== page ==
Times Change, but Spinoffs Remain
Calculating the Benefits We Have from Space
We live in the age of technology and it’s absolutely wonderful. But what we all take for granted is how we got this great technology. My simple opinion is that a major contributor is “spinoffs” from our space program. When we think of space exploration we think of Mercury, Gemini, Apollo, Shuttle, ISS, and many unmanned space programs. Some would say these launches are a beautiful sight but a waste of taxpayers’ money. Money that could be spent on Earth – but that thinking is shortsighted!
There are more than 6,000 spinoffs that directly affect our everyday lives. The categories are many, including: health and medicine, transportation, public safety, home and recreation, environment, agriculture, and computer technology. NASA has contributed heavily, since its inception in 1958, by transferring technology to the private sector immediately and without the inherent delays of patent approval. For instance…
Health & Medicine
Starting with health and medicine here are some of the amazing spinoffs: advanced pacemakers that are smaller, with longer lasting batteries; artificial limb technology, which allows amputees to control fingers, knees and feet through microchips; advanced CAT scans and MRI machines that allow medical teams to see greater detail, and thereby detect and treat diseases faster and with higher cure rates; digital imaging breast biopsy system and Neuro-spinal screening to evaluate nerve function for accident victims; a non-invasive test to detect cardiovascular disease, which allows doctors to diagnosis heart disease prior to major open-heart surgery; insulin pumps that can be worn on the waistband and monitor and inject insulin automatically as the body needs it; and food supplements that reduce fat content.
Transportation, Public Safety & Environment
Spinoffs for transportation and public safety number in the thousands. Here are a few that affect our everyday lives: safety grooving on our nation’s highways; automotive insulation to reduce heat and weight; corrosion resistant paint; improved firefighters’ breathing equipment; and improved radial tires. The environmental advances include: advanced systems which map, monitor, and manage earth resources; harnessing solar energy; band wind shear prediction; and other significant weather prediction advances.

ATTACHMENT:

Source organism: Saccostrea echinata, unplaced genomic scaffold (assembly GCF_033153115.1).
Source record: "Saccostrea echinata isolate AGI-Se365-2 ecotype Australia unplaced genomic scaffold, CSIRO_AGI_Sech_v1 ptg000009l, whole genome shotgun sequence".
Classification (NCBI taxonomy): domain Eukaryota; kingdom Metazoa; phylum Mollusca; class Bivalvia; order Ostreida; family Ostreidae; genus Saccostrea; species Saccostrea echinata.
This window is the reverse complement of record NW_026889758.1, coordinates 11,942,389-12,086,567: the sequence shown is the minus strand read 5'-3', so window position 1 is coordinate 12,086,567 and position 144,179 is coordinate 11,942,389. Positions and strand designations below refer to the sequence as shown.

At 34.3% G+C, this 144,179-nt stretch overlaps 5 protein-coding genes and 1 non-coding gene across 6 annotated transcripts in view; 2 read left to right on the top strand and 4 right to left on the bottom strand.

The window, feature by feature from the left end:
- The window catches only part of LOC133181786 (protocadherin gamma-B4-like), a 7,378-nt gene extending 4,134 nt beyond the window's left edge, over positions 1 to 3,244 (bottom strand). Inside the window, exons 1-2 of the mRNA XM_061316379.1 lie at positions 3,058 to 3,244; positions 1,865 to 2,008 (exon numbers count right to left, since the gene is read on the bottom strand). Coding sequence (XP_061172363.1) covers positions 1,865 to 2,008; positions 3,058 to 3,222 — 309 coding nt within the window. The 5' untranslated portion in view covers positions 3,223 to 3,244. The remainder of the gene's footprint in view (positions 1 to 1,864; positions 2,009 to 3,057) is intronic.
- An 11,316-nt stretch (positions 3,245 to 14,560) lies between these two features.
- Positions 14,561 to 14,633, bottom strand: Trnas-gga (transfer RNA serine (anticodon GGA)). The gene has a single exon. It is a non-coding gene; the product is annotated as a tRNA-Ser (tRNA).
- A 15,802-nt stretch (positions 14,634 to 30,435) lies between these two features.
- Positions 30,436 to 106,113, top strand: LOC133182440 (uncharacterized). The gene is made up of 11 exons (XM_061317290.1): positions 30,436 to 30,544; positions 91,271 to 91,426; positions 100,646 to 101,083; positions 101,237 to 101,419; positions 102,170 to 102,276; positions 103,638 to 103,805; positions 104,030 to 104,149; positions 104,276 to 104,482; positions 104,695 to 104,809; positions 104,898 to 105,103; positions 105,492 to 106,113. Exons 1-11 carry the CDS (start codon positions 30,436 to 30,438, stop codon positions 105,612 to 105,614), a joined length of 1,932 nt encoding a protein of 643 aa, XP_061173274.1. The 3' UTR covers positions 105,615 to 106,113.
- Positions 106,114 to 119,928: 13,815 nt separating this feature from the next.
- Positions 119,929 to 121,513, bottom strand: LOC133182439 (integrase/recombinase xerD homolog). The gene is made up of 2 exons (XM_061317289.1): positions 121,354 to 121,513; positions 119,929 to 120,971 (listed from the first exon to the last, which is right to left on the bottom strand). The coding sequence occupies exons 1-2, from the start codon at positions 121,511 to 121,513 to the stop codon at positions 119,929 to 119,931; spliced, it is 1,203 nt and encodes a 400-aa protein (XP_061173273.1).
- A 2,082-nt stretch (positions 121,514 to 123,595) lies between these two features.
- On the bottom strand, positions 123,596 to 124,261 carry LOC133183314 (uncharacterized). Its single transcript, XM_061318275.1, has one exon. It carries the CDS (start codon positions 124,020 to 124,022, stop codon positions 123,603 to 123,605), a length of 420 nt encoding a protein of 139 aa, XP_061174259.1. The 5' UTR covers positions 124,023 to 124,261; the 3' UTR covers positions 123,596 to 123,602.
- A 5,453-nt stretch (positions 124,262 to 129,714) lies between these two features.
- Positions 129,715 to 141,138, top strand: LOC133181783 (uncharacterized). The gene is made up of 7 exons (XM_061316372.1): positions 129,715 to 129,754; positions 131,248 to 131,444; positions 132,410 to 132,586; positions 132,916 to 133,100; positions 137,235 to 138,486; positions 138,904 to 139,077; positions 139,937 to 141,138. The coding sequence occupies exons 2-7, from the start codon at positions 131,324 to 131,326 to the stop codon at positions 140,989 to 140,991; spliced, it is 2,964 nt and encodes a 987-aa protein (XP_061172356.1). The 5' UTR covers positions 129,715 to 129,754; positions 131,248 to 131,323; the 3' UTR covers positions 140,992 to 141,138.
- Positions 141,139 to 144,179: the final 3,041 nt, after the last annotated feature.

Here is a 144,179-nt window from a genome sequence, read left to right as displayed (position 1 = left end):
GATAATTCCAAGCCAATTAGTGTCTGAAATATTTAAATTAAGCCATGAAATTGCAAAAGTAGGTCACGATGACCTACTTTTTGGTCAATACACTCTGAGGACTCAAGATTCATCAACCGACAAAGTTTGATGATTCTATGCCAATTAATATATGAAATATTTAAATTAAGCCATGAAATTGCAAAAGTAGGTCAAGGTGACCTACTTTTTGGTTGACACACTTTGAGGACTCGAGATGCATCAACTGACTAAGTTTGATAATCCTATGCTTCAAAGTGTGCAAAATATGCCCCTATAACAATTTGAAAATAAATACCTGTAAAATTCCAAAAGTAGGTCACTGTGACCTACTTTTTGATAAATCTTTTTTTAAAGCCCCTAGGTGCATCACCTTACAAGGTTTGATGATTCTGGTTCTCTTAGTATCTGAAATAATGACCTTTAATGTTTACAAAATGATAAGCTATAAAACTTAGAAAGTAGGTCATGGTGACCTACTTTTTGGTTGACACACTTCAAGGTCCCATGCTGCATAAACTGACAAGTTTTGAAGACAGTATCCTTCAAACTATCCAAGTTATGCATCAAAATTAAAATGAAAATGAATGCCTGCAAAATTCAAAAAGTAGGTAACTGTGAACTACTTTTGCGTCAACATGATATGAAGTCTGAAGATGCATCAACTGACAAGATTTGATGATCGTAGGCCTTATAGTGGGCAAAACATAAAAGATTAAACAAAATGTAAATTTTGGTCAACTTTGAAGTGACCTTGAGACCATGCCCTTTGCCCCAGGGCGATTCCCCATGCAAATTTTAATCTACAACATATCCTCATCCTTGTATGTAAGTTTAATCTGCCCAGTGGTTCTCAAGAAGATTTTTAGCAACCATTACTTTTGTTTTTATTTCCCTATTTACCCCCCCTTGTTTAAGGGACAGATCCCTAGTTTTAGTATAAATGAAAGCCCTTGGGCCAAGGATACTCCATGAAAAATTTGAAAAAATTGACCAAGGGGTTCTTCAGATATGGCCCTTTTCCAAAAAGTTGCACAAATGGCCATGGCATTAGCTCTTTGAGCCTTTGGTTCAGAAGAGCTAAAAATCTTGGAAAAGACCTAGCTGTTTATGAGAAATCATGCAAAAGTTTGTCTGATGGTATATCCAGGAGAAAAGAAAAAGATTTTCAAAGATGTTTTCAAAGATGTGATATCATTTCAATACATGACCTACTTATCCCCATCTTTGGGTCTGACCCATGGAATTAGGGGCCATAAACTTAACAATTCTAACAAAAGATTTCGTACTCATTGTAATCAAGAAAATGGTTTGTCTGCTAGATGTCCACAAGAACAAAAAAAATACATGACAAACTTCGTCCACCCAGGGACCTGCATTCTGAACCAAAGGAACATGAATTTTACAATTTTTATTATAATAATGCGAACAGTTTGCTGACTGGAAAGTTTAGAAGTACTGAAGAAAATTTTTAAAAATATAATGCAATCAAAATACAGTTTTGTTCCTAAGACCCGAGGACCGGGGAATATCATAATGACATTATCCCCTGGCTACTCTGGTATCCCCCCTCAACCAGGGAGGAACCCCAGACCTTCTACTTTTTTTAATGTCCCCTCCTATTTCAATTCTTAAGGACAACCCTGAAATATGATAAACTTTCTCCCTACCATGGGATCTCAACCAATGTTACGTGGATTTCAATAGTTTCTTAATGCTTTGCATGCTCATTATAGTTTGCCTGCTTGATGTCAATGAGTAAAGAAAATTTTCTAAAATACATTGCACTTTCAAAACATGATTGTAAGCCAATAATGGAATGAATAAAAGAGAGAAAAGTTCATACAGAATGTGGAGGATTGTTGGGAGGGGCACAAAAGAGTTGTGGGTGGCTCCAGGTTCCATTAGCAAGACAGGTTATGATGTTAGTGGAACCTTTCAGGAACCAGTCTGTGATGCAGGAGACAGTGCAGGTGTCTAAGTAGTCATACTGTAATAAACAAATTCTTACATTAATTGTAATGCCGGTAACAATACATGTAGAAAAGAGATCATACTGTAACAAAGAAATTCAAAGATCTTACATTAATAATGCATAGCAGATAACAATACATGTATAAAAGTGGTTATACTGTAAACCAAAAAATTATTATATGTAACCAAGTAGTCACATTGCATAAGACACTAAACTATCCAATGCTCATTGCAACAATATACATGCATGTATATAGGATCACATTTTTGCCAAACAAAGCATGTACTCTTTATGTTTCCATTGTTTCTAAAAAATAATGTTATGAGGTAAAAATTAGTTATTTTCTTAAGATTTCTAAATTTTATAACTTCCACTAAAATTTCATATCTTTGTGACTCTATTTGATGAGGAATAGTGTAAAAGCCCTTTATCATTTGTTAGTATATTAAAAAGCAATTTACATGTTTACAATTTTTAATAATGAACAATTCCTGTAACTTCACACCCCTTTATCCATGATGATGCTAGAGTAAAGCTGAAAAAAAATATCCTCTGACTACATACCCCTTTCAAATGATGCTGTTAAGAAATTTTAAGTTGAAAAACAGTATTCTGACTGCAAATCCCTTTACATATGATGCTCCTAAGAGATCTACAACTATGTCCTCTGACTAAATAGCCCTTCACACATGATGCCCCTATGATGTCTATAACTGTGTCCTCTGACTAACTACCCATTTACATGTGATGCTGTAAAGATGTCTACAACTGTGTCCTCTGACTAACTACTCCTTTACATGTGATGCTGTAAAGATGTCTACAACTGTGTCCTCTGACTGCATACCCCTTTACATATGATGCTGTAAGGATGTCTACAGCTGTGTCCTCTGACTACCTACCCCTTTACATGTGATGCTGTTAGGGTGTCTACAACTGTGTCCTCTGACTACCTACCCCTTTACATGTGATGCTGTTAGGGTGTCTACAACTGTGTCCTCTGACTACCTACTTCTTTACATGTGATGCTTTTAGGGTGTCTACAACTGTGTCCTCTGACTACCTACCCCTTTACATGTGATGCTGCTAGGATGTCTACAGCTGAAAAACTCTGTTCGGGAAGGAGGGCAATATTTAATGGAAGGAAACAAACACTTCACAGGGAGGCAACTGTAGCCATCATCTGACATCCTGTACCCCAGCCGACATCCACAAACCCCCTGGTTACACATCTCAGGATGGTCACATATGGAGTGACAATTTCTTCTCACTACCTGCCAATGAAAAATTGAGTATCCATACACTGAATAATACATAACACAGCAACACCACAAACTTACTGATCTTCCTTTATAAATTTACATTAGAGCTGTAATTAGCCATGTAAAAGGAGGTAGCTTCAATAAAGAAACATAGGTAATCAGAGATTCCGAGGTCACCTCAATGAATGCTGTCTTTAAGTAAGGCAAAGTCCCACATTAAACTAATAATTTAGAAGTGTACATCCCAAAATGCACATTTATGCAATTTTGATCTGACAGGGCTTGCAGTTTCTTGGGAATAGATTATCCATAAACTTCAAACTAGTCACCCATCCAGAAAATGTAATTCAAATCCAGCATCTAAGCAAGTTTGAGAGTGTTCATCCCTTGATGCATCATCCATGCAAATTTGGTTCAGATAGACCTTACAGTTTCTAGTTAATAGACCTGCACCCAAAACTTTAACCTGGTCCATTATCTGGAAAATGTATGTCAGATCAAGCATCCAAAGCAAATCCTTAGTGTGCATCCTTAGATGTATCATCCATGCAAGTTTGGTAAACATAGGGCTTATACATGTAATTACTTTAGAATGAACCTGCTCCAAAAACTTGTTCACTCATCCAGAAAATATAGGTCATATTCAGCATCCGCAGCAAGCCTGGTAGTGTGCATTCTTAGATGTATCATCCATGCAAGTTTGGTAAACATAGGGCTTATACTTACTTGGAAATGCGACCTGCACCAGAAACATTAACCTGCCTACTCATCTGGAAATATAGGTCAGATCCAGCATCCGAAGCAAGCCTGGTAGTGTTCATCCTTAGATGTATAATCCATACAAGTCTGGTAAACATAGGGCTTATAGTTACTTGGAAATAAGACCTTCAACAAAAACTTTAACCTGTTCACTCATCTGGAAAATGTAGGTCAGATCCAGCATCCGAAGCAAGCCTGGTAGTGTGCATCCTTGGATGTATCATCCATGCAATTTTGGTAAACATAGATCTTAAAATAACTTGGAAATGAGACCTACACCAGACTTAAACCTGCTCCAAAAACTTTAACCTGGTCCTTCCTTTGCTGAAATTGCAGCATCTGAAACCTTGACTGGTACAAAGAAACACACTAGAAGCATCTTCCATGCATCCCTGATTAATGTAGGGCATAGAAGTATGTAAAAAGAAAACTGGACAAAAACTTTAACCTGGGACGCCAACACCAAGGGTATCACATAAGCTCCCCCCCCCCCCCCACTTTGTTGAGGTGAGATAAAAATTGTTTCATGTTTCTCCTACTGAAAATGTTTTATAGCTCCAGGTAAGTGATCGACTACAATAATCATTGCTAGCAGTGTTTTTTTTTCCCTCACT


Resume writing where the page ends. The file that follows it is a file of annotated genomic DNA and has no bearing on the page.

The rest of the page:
Aircraft safety has also benefited from space spinoffs, for example: advanced airfoils, which boost helicopter performance; anti-icing, collision avoidance systems; comprehensive software that eases Air Traffic Management; and commercial aircraft vision system for darkness and weather.
There are other spinoffs we use everyday like cell phones; satellite and cable TV; and computers. As well as spinoffs that have opened new worlds, like space suit technologies to protect deep sea divers. It also intersects our recreational fun and hobbies with improvements in power and dependability in outboard motors, cordless power tools, and advances in home gardening.
The People Factor
NASA spinoffs also include people! New businesses have been attracted to Brevard County because of our skilled and educated labor force. These new companies are coming here to capitalize on our great people.
America is entering a changing world of space and we in Brevard County can be thankful for Space Florida, the Economic Development Commission of Florida’s Space Coast (EDC), our county commissioners, state and local officials, and four chambers of commerce that have not only embraced the change, but moved forward to attract and bring new space business to our county.
By working together and using our resources and incentives, companies like Embraer, Bertram Yachts, Space X, AAR and many more have decided to focus on our “spinoffs” and locate here. We also can’t forget the companies/military partners that continue to prosper in this area.
60 Minutes got it wrong! Brevard County and our space program are thriving and moving forward… but not without benefiting from past successes that the space program has passed on. Without our space program we would never be where we are today.
As you finish reading this article, stop and evaluate your day – how many times did you use space age technology today? I bet you stop counting before 9 a.m. because the number is just too great.
Melissa Stains is the president and CEO of the Cocoa Beach Regional Chamber of Commerce